Birder's Guide

MAR 2015

Birder's Guide is the American Birding Association's newest publication. Each issue focuses on a key subject, providing tips from experienced birders on a wide variety of topics like Travel, Listing & Taxonomy, Gear, and Conservation & Community.

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Page 55 of 67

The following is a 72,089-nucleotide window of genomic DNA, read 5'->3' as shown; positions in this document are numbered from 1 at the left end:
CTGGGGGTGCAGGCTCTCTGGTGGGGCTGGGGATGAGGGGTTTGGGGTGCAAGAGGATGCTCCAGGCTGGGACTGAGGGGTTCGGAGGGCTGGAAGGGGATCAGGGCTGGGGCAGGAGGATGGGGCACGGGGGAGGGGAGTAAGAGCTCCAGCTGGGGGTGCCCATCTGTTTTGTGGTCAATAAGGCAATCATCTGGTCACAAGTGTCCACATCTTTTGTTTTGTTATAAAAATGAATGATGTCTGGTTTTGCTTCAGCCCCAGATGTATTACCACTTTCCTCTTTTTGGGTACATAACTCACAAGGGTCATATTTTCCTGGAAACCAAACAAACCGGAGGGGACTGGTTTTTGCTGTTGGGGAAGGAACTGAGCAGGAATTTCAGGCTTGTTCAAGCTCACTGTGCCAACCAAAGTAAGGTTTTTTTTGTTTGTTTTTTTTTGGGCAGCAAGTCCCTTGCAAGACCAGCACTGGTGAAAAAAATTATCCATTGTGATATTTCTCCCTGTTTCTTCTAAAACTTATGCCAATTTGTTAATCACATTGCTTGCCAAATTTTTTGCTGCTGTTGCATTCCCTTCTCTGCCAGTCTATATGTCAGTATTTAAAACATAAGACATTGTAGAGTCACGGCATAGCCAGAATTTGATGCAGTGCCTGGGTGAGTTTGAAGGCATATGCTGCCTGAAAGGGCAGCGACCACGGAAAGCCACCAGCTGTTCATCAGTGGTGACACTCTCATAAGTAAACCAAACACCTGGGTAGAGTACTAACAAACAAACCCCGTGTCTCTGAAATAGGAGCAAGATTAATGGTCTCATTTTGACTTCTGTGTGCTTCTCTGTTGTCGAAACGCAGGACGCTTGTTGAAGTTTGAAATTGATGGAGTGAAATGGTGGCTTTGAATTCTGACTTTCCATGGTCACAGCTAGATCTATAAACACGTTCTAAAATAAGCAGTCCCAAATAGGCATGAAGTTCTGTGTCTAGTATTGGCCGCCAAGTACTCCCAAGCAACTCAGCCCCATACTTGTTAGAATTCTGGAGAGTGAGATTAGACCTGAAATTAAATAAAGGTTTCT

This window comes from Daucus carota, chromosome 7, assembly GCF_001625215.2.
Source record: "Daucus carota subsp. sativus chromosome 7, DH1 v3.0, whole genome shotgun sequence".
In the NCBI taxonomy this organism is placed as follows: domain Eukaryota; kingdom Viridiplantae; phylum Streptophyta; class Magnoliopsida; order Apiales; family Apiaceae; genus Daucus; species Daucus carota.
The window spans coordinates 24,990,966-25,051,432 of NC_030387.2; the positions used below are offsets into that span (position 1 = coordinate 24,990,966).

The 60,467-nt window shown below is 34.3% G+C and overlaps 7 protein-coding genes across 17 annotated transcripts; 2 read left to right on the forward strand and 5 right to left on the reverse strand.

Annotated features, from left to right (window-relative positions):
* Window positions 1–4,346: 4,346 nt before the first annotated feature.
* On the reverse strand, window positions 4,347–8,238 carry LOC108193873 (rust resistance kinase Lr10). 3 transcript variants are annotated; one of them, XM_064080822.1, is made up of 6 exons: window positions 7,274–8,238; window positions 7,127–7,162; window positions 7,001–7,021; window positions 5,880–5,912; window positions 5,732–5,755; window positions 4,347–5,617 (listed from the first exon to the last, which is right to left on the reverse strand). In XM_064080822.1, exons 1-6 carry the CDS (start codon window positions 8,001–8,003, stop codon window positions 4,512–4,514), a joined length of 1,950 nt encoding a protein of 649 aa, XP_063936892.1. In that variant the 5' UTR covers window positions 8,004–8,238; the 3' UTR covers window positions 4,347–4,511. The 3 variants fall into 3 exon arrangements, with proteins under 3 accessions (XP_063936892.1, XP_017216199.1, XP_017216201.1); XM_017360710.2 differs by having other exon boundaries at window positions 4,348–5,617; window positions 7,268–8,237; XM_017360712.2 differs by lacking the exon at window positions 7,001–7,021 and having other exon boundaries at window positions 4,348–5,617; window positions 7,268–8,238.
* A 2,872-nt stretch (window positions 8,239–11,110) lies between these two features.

Nebraska 54 Birder's Guide to Travel | March 2015 the prairie birds have fedged, yours may be the frst wheeled convey- ance the new generation has seen, and the last it will see until migration pushes the fock south. As exciting as the close views out the car window can be, the "real McCown's" can be experienced only on foot. Park on the side of the road, let the pinging and dinging of your engine die away, and you'll hear that rarest and most precious of sounds: silence, broken only by the stuttering, rising lisps of the larks and the low-pitched slurs of sky- dancing longspurs. When I dream of heaven, I see myself sitting on the ground a half mile off Henry Road, surrounded by lichen-covered rocks and cow pies, serenaded by the males of the prairie birds while the fe- males, quickly accustomed to my hulking presence, creep through the grass all around me. It happens here. Of all the grand surprises the Nebraska Panhandle offers, the Pine Ridge may be the grandest. Prairie is perhaps expected in this part of the world, even if its subtle variety and heart-stopping beauty are not; but high rock escarpments topped with pine forest and threaded by the trails of bighorn sheep and elk startle even those whose mental hori- zons are not bounded by the Hudson and East rivers. The birds of Nebraska's Pine Ridge are, with a few exceptions, those of the Black Hills of Wyoming and South Dakota, a scant 50 mi. (80 km) away. Unlike that location, American Dippers and Black-backed Woodpeckers cannot be expected here, but Mountain Bluebirds, Townsend's Solitaires, Western Tanagers, and even the odd Clark's Nutcracker or Steller's Jay are all worth looking for—perched atop the high ridges and buttes—during a morning's walk through these cool, dry forests. The Nebraska National Forest may seem like the too-obvious punchline to a bad joke, but it's real, and in combination with extensive state-owned lands in the extreme northwestern corner of the state, offers visiting birders more habitat to discover than even the most enthusiastic hiker could cover in a year, or a lifetime, of slow exploration. More than 30 years after this otherworldly landscape frst burned its way into my birding heart, I still come home from every visit with an even longer list of sites to check out next time. Each of those next times, though, fnds the Pine Ridge changed. Almost architec- tural in its visual stateliness, the ridge is also one of Nebraska's most dynamic ecological regions, and this, like so many western forests, is a landscape ruled by fre. Where one summer Western Wood- Pewees and Cordilleran Flycatchers were singing in the spangled shade, the next n o r t h w e s t e r n c o r n e r o f t h e s t a t d i s h i k s l o t h i i t s h o m l i s t E t h e t u r i s a e c o w e f r e P e w s i n Gilbert Baker Wildlife Management Area. Photo © Derrald Farnsworth-Livingston Male Western Tanager. Photo © Kati Fleming Male Mountain Bluebird. Photo © Ryan Franklin

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